Clinton raised taxes in the early nineties, and whomp, there ya go in equities. A Jonathan Rauch commentary in Jun 06 Atlantic Monthly points out that tax cuts don’t appear to “Starve the Beast” and reduce the size of government spending, instead they make government look cheap and people buy more of it. He sums up: “The conservative movement is in no position to accept or even acknowledge those implications… By turning a limited-government movement into an anti-tax movement, conservatism has effectively gone into business with the Big Government that it claims to oppose. It is not starving the beast. It is fueling the beast’s appetite. And the beast has a credit card.”

    William Niskanen looked at the level of taxes that neither cause an increase or decrease in gov. spending, and it was about 19%of GDP. We’re less than that now, and spending has ballooned under GWB. Republicans are still spouting their voodoo sh*t, and honestly I just have to shake my head. I take comfort that it’s good for me personally, but they are screwing up America something fierce.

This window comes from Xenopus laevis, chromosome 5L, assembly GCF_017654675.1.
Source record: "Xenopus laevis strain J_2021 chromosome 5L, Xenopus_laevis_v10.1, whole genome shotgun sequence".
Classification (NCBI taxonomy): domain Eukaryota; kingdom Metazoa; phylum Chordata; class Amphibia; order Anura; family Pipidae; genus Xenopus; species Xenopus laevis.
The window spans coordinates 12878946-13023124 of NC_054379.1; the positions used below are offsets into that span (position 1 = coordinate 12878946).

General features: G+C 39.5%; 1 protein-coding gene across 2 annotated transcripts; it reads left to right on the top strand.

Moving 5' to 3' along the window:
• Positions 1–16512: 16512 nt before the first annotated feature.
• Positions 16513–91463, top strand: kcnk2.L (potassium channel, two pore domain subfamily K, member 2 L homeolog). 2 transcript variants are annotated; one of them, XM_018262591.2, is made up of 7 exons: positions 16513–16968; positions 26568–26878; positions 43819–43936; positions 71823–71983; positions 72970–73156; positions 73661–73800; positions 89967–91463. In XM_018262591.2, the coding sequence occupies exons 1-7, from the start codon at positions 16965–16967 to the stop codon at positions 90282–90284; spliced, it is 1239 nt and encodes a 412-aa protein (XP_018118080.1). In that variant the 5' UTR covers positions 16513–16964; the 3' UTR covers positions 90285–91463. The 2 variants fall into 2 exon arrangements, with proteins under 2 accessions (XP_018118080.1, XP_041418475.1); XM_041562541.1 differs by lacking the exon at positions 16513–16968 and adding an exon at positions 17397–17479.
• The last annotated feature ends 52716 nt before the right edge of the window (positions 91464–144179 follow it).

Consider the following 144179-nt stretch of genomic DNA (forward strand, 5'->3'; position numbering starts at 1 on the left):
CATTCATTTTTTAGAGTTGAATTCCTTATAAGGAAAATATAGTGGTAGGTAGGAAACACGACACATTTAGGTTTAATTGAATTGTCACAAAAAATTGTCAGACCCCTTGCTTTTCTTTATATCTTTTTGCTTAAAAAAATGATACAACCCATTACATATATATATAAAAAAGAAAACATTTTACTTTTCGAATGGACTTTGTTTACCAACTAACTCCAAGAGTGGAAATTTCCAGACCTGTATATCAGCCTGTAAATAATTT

BANG! BANG! <-- heads exploding.

  16. pseudolus commented on May 13

    uh, guys? Cavuto says USAToday publishing a whistleblower’s story about the NSA data gathering activities caused the 2-day drop. Gosh, I believe him, don’t you? [/snark]

  17. C commented on May 17

    “Bottom line: The mechanisms and forces driving Markets are far too complex and forward looking to credit or blame any single element for any given day’s trading. Something to remember the next time you hear someone say Markets did ____ because of ____.”

    We hear this every day from virtually every journalist who covers the markets. They have to write SOMETHING!

Read this next.

Posted Under